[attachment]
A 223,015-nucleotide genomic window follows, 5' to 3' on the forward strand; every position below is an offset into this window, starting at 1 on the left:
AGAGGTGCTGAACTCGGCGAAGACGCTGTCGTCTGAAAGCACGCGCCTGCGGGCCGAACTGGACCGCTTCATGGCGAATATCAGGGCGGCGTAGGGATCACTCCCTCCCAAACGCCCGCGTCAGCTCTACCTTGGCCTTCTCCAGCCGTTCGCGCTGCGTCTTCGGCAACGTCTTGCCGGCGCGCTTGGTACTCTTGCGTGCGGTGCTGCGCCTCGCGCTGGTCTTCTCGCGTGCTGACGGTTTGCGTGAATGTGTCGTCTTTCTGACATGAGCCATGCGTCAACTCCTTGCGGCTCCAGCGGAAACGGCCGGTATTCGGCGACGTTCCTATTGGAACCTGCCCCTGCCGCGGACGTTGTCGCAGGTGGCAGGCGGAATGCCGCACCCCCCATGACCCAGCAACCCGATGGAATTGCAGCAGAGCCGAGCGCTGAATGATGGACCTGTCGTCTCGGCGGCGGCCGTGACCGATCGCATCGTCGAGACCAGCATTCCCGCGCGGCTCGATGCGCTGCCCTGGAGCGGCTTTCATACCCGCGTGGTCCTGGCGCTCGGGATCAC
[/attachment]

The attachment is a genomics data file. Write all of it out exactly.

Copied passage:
A 223,015-nucleotide genomic window follows, 5' to 3' on the forward strand; every position below is an offset into this window, starting at 1 on the left:
AGAGGTGCTGAACTCGGCGAAGACGCTGTCGTCTGAAAGCACGCGCCTGCGGGCCGAACTGGACCGCTTCATGGCGAATATCAGGGCGGCGTAGGGATCACTCCCTCCCAAACGCCCGCGTCAGCTCTACCTTGGCCTTCTCCAGCCGTTCGCGCTGCGTCTTCGGCAACGTCTTGCCGGCGCGCTTGGTACTCTTGCGTGCGGTGCTGCGCCTCGCGCTGGTCTTCTCGCGTGCTGACGGTTTGCGTGAATGTGTCGTCTTTCTGACATGAGCCATGCGTCAACTCCTTGCGGCTCCAGCGGAAACGGCCGGTATTCGGCGACGTTCCTATTGGAACCTGCCCCTGCCGCGGACGTTGTCGCAGGTGGCAGGCGGAATGCCGCACCCCCCATGACCCAGCAACCCGATGGAATTGCAGCAGAGCCGAGCGCTGAATGATGGACCTGTCGTCTCGGCGGCGGCCGTGACCGATCGCATCGTCGAGACCAGCATTCCCGCGCGGCTCGATGCGCTGCCCTGGAGCGGCTTTCATACCCGCGTGGTCCTGGCGCTCGGGATCAC